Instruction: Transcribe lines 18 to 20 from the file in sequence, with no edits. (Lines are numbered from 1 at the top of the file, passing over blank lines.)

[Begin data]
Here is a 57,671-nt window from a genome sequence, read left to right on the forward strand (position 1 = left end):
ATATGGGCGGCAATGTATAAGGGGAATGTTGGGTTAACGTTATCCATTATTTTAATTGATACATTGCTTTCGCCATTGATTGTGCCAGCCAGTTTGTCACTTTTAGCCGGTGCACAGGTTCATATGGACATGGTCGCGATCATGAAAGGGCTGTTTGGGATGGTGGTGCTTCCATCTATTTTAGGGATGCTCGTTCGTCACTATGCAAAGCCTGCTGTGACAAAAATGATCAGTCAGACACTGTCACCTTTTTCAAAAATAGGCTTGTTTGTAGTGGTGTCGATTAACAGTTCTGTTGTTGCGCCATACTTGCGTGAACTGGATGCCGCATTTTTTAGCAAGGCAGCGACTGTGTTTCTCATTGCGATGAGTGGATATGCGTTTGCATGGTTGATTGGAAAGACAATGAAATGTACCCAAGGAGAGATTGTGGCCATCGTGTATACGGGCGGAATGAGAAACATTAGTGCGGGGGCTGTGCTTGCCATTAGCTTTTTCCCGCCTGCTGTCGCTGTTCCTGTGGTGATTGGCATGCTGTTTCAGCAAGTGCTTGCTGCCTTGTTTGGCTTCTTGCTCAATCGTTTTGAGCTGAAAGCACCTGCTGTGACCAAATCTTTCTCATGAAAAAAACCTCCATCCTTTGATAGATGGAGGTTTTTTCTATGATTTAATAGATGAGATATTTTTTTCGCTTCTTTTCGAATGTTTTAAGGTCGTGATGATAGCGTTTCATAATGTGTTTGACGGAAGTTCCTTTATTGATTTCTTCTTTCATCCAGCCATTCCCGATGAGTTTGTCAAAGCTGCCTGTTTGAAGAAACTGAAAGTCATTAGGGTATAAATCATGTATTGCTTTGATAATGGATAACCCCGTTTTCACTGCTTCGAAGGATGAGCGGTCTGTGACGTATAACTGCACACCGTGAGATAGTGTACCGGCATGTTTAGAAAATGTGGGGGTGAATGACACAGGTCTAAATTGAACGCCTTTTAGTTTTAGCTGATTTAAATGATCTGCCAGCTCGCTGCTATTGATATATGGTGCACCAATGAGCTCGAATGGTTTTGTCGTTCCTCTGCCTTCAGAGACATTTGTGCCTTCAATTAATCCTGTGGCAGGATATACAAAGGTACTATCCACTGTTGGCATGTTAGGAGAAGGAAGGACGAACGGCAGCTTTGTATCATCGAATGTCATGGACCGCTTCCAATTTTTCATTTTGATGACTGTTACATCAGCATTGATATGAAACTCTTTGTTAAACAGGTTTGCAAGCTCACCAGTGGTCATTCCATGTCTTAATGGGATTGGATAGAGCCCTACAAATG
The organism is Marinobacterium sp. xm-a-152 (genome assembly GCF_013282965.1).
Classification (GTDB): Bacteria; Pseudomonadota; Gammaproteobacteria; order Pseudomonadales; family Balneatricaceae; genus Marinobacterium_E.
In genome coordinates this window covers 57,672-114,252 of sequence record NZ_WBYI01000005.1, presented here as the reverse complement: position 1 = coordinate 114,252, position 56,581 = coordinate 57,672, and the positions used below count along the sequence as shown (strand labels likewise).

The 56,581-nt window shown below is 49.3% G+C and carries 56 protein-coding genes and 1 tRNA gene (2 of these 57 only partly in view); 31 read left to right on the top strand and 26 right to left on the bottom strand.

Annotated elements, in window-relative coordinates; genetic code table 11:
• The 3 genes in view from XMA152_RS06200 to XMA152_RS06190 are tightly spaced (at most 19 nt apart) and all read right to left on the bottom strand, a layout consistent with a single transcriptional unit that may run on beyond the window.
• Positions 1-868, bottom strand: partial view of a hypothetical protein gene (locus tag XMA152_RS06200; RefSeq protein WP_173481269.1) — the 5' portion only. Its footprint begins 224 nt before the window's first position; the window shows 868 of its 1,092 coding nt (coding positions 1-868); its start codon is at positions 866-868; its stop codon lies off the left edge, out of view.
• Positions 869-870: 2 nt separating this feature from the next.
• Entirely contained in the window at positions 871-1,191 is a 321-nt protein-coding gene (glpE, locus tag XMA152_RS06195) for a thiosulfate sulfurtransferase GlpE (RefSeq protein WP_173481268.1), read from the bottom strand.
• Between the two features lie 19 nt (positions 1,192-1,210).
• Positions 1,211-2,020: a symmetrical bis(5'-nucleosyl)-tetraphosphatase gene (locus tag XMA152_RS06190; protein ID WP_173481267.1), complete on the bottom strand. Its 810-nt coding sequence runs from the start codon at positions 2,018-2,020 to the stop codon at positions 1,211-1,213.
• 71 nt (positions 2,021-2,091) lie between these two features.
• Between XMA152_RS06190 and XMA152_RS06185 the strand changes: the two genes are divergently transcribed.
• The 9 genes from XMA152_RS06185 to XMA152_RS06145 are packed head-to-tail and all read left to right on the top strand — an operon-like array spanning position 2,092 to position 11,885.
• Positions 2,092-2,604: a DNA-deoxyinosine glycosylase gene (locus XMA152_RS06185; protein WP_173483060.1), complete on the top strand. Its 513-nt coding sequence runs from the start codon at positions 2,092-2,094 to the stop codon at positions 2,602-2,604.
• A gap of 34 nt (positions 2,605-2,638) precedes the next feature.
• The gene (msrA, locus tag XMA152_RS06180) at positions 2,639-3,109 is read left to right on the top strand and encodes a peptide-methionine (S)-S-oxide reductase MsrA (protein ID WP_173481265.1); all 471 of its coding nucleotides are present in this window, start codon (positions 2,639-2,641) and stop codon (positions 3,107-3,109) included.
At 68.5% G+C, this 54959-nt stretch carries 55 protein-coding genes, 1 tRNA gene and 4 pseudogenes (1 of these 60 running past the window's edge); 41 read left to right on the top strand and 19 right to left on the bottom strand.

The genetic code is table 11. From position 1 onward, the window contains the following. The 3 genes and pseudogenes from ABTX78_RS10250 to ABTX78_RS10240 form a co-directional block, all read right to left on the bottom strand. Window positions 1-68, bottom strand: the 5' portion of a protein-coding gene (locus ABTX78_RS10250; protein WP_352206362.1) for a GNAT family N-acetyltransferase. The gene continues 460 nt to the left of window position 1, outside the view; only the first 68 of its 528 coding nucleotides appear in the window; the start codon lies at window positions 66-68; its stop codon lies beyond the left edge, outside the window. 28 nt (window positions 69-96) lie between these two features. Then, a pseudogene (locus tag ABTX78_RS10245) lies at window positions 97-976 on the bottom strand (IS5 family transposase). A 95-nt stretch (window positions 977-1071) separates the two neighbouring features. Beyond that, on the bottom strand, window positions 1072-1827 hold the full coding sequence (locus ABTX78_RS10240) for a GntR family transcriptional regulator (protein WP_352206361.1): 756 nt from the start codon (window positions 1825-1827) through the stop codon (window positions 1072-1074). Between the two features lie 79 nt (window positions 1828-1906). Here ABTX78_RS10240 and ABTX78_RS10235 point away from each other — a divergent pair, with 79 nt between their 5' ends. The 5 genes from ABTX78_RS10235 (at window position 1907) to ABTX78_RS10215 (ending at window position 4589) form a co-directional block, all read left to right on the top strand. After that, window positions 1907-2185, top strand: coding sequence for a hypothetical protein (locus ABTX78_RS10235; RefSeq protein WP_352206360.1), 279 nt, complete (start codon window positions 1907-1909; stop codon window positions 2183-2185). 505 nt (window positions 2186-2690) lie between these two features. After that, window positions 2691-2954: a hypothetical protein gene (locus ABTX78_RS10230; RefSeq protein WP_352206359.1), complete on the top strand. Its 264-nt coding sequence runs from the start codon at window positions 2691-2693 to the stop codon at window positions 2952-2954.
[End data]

• A gap of 34 nt (positions 2,605-2,638) precedes the next feature.
• The gene (msrA, locus tag XMA152_RS06180) at positions 2,639-3,109 is read left to right on the top strand and encodes a peptide-methionine (S)-S-oxide reductase MsrA (protein ID WP_173481265.1); all 471 of its coding nucleotides are present in this window, start codon (positions 2,639-2,641) and stop codon (positions 3,107-3,109) included.
At 68.5% G+C, this 54959-nt stretch carries 55 protein-coding genes, 1 tRNA gene and 4 pseudogenes (1 of these 60 running past the window's edge); 41 read left to right on the top strand and 19 right to left on the bottom strand.